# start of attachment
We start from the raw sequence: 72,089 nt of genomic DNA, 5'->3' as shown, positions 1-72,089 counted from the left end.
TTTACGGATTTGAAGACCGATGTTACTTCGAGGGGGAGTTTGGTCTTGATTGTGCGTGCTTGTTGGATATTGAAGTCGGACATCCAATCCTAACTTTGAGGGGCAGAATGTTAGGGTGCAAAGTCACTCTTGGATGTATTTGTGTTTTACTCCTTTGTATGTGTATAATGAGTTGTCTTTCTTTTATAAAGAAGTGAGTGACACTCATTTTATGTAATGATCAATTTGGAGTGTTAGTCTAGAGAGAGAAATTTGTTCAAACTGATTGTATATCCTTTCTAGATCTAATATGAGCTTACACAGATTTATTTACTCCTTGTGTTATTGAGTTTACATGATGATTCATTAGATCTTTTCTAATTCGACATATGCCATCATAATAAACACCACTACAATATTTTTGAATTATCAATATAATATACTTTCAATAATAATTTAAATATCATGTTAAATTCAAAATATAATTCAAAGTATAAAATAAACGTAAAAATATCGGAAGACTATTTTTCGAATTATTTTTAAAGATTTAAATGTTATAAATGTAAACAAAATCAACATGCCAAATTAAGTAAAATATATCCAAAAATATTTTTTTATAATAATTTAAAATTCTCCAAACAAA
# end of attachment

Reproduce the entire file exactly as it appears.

We start from the raw sequence: 72,089 nt of genomic DNA, 5'->3' as shown, positions 1-72,089 counted from the left end.
TTTACGGATTTGAAGACCGATGTTACTTCGAGGGGGAGTTTGGTCTTGATTGTGCGTGCTTGTTGGATATTGAAGTCGGACATCCAATCCTAACTTTGAGGGGCAGAATGTTAGGGTGCAAAGTCACTCTTGGATGTATTTGTGTTTTACTCCTTTGTATGTGTATAATGAGTTGTCTTTCTTTTATAAAGAAGTGAGTGACACTCATTTTATGTAATGATCAATTTGGAGTGTTAGTCTAGAGAGAGAAATTTGTTCAAACTGATTGTATATCCTTTCTAGATCTAATATGAGCTTACACAGATTTATTTACTCCTTGTGTTATTGAGTTTACATGATGATTCATTAGATCTTTTCTAATTCGACATATGCCATCATAATAAACACCACTACAATATTTTTGAATTATCAATATAATATACTTTCAATAATAATTTAAATATCATGTTAAATTCAAAATATAATTCAAAGTATAAAATAAACGTAAAAATATCGGAAGACTATTTTTCGAATTATTTTTAAAGATTTAAATGTTATAAATGTAAACAAAATCAACATGCCAAATTAAGTAAAATATATCCAAAAATATTTTTTTATAATAATTTAAAATTCTCCAAACAAA